Poker like F1 holds no room for errors

12 June 2015

In poker and F1, one thing remains the same, the importance of a great strategy. The slightest mistakes can lead to bankruptcy under the high pressure of the game and having a great plan in place is important said Simon Lazenby.

For a prime position for your yatch at the Monte Carlo Bay during the Grand Prix weekend you can end up paying a six-figure sum. A suite can cost you tens of thousands of Euros if you want it to look over Casino Square and a slimline gin and tonic can cost about 50 Euros. At the Grand Prix people come to watch other people watching the players and the atmosphere is heady with rivers of champagne flowing. Many rub shoulders with the rich and famous and the late spring sunshine of Cote d’Azur holds its own charm. No one said Monaco was cheap but one can still work with a budget and also get all the money spent, if you use the right strategy.

In Formula one, Monaco is like the World series of Poker. The size of the prize and the showpiece in the events make it a much contested series. The stories and legacies of the players in the event are larger than life and there is a respect that is commandeered by both the driver in F1 and the players in World Poker Series.

The biggest headline of the event came last week when Mercedes ousted Lewis Hamilton in Monaco and cost him his victory. This happened due to a strategic error, split-second decision that went wrong in the heat of battle and it is an error that will never be made again. But it is an error that cost a lot to Hamilton and his team and just like the F1, strategy is one of the hardest aspects of poker that must be mastered for a great win. Like with the banks of computers analysing strategy and decision in F1, the brain is the computer at poker.

Hamilton went into the race with a pair of aces in hand and had qualified as the fastest and was ahead of Nico Rosberg who was second and Sebastian Vettel in third position. Let’s take this as a three-handed game with the two men behind him holding suited connectors of high-value with Hamilton having the position on the table. Hamilton’s lead in the race could be compared to a pre-flop raise. Rosberg and Vettel refuse to throw in the towel and call him on the game.

The analogy of the ‘flop’ in the game came through Max Verstappen, a young player who brought out the safety car on hitting the wall. This was the opportunity for the team to bring quick and fresh tyres and the safety car can be equated to a same suit being dropped on the felt increasing the chances of the German drivers following Hamilton. Hamilton still remained in the lead with highest pair, however if Vettel or Rosberg were pitted for fresh tyres they could move ahead. The situation can be likened to having the tables turning against you and the decision under the pressure situation by Mercedes to pit the British driver while in the lead changed things. It was like flat-calling while two others checked the round. Since Hamilton was in the front he could force others to put off their hand or and show who is the boss. He can retain the control over the game with right decisions and slow-playing the aces is a pointless endeavour, the upside to such a choice is minimal.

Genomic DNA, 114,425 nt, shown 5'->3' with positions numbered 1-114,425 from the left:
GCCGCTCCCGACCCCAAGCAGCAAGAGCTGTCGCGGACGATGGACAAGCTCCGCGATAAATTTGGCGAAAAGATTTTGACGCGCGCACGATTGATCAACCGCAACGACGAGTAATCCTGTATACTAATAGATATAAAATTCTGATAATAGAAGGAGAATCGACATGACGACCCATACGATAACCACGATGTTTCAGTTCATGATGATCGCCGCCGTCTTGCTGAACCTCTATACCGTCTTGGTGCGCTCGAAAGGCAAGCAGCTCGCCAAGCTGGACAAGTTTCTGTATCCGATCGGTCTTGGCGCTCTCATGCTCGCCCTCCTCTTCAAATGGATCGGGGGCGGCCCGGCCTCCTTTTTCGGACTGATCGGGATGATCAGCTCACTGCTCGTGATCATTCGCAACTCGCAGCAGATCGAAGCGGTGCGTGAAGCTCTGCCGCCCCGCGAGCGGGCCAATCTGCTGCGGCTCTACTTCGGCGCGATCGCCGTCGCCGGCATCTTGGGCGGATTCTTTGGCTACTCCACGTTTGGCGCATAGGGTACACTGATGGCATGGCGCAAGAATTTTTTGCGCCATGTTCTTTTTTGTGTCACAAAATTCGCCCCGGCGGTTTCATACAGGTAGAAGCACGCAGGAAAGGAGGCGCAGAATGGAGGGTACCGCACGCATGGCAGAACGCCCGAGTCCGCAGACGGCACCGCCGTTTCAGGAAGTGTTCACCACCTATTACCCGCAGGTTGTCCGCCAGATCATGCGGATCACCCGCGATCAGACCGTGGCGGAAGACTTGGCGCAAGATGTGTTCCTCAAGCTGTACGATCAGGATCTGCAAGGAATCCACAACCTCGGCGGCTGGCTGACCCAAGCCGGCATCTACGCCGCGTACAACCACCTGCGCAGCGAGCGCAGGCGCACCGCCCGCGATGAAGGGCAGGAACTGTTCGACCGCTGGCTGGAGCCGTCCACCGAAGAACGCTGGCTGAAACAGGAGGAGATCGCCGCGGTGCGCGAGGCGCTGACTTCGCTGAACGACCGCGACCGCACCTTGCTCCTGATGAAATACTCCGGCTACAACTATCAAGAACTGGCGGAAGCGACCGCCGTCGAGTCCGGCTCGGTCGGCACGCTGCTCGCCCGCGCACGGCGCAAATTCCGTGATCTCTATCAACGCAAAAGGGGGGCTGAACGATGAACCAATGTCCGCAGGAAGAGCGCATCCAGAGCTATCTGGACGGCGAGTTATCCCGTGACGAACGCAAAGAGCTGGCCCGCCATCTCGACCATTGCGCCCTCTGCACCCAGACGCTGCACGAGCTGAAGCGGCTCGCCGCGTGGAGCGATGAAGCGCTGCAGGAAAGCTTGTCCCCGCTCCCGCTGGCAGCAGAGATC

The sensible decision in any such situation would be to avoid risk, and eliminate any possible risks but desperation can lead people to take the chance. The Monaco track has a reputation as being notoriously difficult to overtake players in, and keeping Lewis out would have been the quivalent of using a big raise. The Hamilton pitstop was the flat call which made him fall behind Rosberg and Vettel who made a flush through their connectors and a straight trumping Hamilton’s top pair advantage. This led to Rosberg winning the equivalent of the World Series bracelet and the third victory in Monaco Grand Prix leading to a hat-trick win.

It remains clear that whether it is the final hand of the last round of poker or the last ten laps of the Grand Prix, strategy and planning is everything. In professional sporting events the slightest mistake can cost you big wins and bankrupt you, or guarantee you a place in the history of the game.

 



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